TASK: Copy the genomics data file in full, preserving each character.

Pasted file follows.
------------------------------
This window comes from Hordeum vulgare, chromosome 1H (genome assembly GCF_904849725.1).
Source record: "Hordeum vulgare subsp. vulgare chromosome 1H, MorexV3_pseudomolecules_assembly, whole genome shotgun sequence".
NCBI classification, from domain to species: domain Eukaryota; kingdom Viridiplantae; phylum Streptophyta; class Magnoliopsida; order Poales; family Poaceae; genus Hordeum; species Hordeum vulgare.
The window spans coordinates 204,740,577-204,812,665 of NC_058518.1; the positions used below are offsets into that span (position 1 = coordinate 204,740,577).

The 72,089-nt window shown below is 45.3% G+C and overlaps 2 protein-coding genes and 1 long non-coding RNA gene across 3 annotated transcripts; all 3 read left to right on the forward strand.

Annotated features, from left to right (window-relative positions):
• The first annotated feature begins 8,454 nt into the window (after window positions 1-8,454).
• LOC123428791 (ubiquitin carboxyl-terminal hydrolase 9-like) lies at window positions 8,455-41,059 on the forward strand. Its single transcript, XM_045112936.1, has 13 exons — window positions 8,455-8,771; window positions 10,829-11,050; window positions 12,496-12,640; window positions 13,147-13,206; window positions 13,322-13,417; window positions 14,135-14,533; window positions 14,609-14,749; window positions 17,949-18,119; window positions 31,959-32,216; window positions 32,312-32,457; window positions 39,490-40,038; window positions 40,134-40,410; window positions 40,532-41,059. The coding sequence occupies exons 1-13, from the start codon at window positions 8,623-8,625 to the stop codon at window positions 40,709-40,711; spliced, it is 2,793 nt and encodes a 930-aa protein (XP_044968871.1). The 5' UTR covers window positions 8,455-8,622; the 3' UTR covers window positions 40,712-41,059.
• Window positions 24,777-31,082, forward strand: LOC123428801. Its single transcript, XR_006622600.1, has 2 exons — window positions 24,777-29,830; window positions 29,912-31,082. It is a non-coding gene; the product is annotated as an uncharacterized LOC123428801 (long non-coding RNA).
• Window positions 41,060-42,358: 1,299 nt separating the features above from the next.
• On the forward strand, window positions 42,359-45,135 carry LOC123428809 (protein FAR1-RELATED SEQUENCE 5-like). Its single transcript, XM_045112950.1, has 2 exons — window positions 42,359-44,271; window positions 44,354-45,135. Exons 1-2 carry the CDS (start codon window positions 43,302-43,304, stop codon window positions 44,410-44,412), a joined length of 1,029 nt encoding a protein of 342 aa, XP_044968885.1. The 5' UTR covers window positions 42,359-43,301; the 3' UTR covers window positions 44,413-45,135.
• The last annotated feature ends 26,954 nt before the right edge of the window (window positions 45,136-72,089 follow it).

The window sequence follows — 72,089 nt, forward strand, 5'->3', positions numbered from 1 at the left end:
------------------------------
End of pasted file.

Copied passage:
This window comes from Hordeum vulgare, chromosome 1H (genome assembly GCF_904849725.1).
Source record: "Hordeum vulgare subsp. vulgare chromosome 1H, MorexV3_pseudomolecules_assembly, whole genome shotgun sequence".
NCBI classification, from domain to species: domain Eukaryota; kingdom Viridiplantae; phylum Streptophyta; class Magnoliopsida; order Poales; family Poaceae; genus Hordeum; species Hordeum vulgare.
The window spans coordinates 204,740,577-204,812,665 of NC_058518.1; the positions used below are offsets into that span (position 1 = coordinate 204,740,577).

The 72,089-nt window shown below is 45.3% G+C and overlaps 2 protein-coding genes and 1 long non-coding RNA gene across 3 annotated transcripts; all 3 read left to right on the forward strand.

Annotated features, from left to right (window-relative positions):
• The first annotated feature begins 8,454 nt into the window (after window positions 1-8,454).
• LOC123428791 (ubiquitin carboxyl-terminal hydrolase 9-like) lies at window positions 8,455-41,059 on the forward strand. Its single transcript, XM_045112936.1, has 13 exons — window positions 8,455-8,771; window positions 10,829-11,050; window positions 12,496-12,640; window positions 13,147-13,206; window positions 13,322-13,417; window positions 14,135-14,533; window positions 14,609-14,749; window positions 17,949-18,119; window positions 31,959-32,216; window positions 32,312-32,457; window positions 39,490-40,038; window positions 40,134-40,410; window positions 40,532-41,059. The coding sequence occupies exons 1-13, from the start codon at window positions 8,623-8,625 to the stop codon at window positions 40,709-40,711; spliced, it is 2,793 nt and encodes a 930-aa protein (XP_044968871.1). The 5' UTR covers window positions 8,455-8,622; the 3' UTR covers window positions 40,712-41,059.
• Window positions 24,777-31,082, forward strand: LOC123428801. Its single transcript, XR_006622600.1, has 2 exons — window positions 24,777-29,830; window positions 29,912-31,082. It is a non-coding gene; the product is annotated as an uncharacterized LOC123428801 (long non-coding RNA).
• Window positions 41,060-42,358: 1,299 nt separating the features above from the next.
• On the forward strand, window positions 42,359-45,135 carry LOC123428809 (protein FAR1-RELATED SEQUENCE 5-like). Its single transcript, XM_045112950.1, has 2 exons — window positions 42,359-44,271; window positions 44,354-45,135. Exons 1-2 carry the CDS (start codon window positions 43,302-43,304, stop codon window positions 44,410-44,412), a joined length of 1,029 nt encoding a protein of 342 aa, XP_044968885.1. The 5' UTR covers window positions 42,359-43,301; the 3' UTR covers window positions 44,413-45,135.
• The last annotated feature ends 26,954 nt before the right edge of the window (window positions 45,136-72,089 follow it).

The window sequence follows — 72,089 nt, forward strand, 5'->3', positions numbered from 1 at the left end: